It wasn’t enough for Russell Wilson to drive his Seahawks 97 yards for a touchdown in the final minute of regulation to take the lead over the Bears in Soldier Field. Nope, Chicago had to force him to do it one more time.
The Bears rallied in the final 24 seconds to tie the game as regulation expired with the help of a stunning 56-yard connection between Jay Cutler and Brandon Marshall. The stadium was rocking and the Bears had stolen the momentum by forcing an improbable overtime.
But Wilson and Co. didn’t blink.
“We had to continue to believe,” Wilson said. “I wasn’t worried. I knew we would have to get the ball back hopefully and I believed in the situation and the circumstances.”
Seattle won the overtime coin toss and Wilson marched the offense 80 yards in 12 plays, again silencing the Bears’ crowd by tossing the winning score to WR Sidney Rice.
“We felt like all day long we were fighting against ourselves a little bit and we were battling,” head coach Pete Carroll said. “We just kept hanging in there. It gave us a chance to take care of the opportunity when presented.”
Though a loss might not have been devastating to Seattle’s playoff hopes, make no mistake: This breakthrough victory away from home was sorely needed. The Seahawks came up just short in five of their first six road games, falling by a combined 24 points in those five losses, and the Bears’ frantic comeback looked like déjà vu.
“Obviously we faced adversity a few times,” said WR Golden Tate, who caught the go-ahead score on a 14-yard catch-and-run in the final minute of regulation. “To see us battle back like that, our offense being able to move the ball at the end of the game, two long drives at the end to win, really twice, is huge.”
Carroll, who admitted he can’t help but look back at the team’s missed opportunities this season, called the victory “a long time coming.”
“This [comeback victory] could have happened four times already this year,” he said. “Now everybody knows that it can. It’s a powerful illustration for a young bunch of guys that it can happen and this is how it does happen.”
You can’t help but think this must be a turning point for a young Seahawks squad that finally showed some swagger away from home in Carroll’s third season. Even more encouraging, the team’s clutch road performance after their well-documented shortcomings could very well say as much about the Seahawks as it does about its rookie quarterback, who threw for 293 yards (with two TDs) and ran for 71 more against one of the league’s most ferocious defenses.
“[He] kept the chains moving, with his speed, so athletic, making plays throwing on the run, hitting the right guys," Tate said. “Then, when it mattered most, you saw him shine.”
Carroll couldn’t stop gushing about Wilson’s performance, obviously struggling to contain his enthusiasm for what might lie ahead.
“He was just so beautifully poised tonight and so confident that it gives himself the kind of chance to play at this level,” Carroll said of his rookie QB, who helped the team convert three third downs and one fourth down on the final two drives. “We all know that with quarterbacks, that kind of stuff is really important as they grow. He didn’t need (the victory), honestly, but we all wanted to see it for him.”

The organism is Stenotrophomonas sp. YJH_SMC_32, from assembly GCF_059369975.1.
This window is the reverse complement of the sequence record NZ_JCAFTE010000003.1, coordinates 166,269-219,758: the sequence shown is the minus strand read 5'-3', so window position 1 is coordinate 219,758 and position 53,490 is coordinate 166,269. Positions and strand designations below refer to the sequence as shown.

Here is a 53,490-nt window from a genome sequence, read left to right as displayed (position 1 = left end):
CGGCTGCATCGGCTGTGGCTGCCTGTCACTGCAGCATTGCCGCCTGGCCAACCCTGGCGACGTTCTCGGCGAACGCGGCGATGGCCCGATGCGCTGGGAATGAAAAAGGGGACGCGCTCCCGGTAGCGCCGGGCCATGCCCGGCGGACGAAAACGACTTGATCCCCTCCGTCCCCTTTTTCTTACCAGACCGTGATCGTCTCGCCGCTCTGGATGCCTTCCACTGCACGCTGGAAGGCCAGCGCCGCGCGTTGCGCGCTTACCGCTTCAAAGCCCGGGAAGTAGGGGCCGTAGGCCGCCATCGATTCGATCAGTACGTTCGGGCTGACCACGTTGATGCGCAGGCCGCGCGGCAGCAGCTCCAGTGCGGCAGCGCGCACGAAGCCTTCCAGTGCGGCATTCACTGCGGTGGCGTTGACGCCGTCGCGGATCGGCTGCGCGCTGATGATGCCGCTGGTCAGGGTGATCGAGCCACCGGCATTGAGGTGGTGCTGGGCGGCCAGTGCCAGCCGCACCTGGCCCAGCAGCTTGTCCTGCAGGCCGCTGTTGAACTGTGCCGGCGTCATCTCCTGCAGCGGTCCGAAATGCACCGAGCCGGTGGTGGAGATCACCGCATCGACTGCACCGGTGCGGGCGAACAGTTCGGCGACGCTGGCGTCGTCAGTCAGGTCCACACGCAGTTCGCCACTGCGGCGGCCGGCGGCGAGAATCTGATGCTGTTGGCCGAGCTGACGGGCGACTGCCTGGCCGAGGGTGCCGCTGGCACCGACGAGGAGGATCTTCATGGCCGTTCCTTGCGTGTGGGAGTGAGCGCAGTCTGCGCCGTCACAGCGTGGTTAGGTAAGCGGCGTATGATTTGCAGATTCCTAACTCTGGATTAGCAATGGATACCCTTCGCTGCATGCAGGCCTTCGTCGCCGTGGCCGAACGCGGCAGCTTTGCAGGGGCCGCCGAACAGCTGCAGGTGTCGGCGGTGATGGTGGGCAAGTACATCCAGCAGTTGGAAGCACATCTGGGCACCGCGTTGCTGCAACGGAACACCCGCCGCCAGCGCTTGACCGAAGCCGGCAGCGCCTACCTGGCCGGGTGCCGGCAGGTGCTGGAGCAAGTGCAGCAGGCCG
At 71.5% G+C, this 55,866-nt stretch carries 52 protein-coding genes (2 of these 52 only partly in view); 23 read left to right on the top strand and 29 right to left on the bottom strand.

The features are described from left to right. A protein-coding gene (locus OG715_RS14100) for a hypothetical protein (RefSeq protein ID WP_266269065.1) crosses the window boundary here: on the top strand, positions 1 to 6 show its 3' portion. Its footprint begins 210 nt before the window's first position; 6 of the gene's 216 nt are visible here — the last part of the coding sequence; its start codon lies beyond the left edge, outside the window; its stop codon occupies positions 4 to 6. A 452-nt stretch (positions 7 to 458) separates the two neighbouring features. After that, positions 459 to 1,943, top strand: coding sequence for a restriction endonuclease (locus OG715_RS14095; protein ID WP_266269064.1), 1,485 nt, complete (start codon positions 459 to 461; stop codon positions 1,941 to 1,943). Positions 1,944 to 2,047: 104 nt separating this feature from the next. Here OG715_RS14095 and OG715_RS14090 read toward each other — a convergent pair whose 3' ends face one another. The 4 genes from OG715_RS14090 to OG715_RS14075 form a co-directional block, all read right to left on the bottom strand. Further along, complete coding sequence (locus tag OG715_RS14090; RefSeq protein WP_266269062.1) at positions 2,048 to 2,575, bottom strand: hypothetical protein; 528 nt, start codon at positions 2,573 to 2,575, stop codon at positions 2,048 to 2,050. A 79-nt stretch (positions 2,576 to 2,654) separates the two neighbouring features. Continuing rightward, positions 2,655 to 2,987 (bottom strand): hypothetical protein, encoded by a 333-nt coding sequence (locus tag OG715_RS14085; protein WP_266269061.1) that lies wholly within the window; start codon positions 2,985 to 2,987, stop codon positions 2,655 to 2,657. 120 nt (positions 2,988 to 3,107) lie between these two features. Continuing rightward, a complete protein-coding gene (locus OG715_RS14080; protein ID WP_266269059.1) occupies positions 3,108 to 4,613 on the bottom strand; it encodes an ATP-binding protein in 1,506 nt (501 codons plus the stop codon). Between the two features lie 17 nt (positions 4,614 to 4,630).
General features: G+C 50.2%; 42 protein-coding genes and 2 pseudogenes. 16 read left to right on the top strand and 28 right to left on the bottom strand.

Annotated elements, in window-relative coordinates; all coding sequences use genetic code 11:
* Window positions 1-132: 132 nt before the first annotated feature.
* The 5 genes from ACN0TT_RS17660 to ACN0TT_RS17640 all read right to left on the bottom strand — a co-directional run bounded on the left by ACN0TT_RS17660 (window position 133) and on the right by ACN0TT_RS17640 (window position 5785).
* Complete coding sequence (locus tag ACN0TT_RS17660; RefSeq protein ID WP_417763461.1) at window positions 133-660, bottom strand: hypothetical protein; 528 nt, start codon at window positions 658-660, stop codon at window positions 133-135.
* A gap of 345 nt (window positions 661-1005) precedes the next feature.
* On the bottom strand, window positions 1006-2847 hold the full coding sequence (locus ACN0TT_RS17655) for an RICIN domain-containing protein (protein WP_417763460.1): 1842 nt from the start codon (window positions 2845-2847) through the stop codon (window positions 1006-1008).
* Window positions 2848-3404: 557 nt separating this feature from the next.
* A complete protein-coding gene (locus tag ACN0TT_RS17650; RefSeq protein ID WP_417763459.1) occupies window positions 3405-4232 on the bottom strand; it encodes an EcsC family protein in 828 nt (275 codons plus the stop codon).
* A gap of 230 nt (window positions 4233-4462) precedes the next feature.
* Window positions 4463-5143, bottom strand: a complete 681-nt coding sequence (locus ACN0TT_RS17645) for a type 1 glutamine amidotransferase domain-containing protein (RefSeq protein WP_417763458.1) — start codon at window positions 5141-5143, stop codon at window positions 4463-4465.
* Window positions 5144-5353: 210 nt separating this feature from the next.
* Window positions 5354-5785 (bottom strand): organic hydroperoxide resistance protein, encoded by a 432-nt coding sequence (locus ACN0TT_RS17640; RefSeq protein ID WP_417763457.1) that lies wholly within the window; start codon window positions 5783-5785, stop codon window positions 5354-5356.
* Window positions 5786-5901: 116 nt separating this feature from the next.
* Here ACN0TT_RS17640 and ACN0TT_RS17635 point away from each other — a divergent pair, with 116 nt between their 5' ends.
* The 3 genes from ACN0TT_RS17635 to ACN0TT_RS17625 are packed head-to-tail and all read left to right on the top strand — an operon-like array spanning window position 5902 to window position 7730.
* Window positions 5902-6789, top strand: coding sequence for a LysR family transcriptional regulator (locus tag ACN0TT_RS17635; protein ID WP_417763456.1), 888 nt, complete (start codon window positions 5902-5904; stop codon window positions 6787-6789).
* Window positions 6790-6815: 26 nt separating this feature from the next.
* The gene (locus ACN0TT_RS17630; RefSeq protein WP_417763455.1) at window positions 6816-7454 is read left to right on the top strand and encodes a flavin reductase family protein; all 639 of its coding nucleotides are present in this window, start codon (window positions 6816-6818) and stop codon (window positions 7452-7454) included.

Don’t look now, but Wilson has committed only one turnover in his last four games and has now strung together four consecutive performances with a passer rating of 100 or better. And while he may have played more as a game manager early in the season, Seattle’s coaching staff clearly had no problem turning him loose late against Chicago, as he racked up a career-high 37 pass attempts to go with nine carries, tied for his career most in a game.
“I know it was painful [losing close games], but we’re just trying to make a really good progression with no backward steps,” Carroll said. “I don’t feel like (Wilson) took a backward step. He continued to grow and we have now come to the point where we want him to go out and do all the stuff he can do. We don’t have to hold anything back at all.”
Likewise, Wilson emphasized the progress he has made this season after claiming a victory he called a “huge momentum getter.”
“I’m so much more composed,” Wilson said. “The game moves fast. You have to be able to slow down the game and it’s definitely slowing down for me. Now I know how to put the defense in a bad situation, in a situation they don’t want to be in.”
For a team that also sports a powerful, effective running game and a nasty, athletic defense, the thought that its rookie quarterback might be blossoming could be a scary one for other NFC playoff contenders. Thanks to the Rams’ overtime victory over the 49ers Sunday, the NFC West lead is a game and a half out of the Seahawks’ reach with three of four games remaining at home, including a visit from the 49ers in Week 16. If San Francisco isn’t careful, Seattle might just steal the division out from under the Niners’ nose, which would earn Wilson and his squad a playoff game back in cozy EverBank Field. Who knows what might happen then?
Still, this young, maturing team isn’t letting itself get caught looking ahead.
“I think the biggest thing is just focusing on the now, focusing on what we can do to control the game when the game’s on the line,” Wilson said. “I have to continue to trust the process. It’s a long, long journey.”
Having secured this breakthrough victory with a signature performance, that journey’s destination might be a little further away than we think.
- Sports & Recreation
- American Football
- Russell Wilson
- Pete Carroll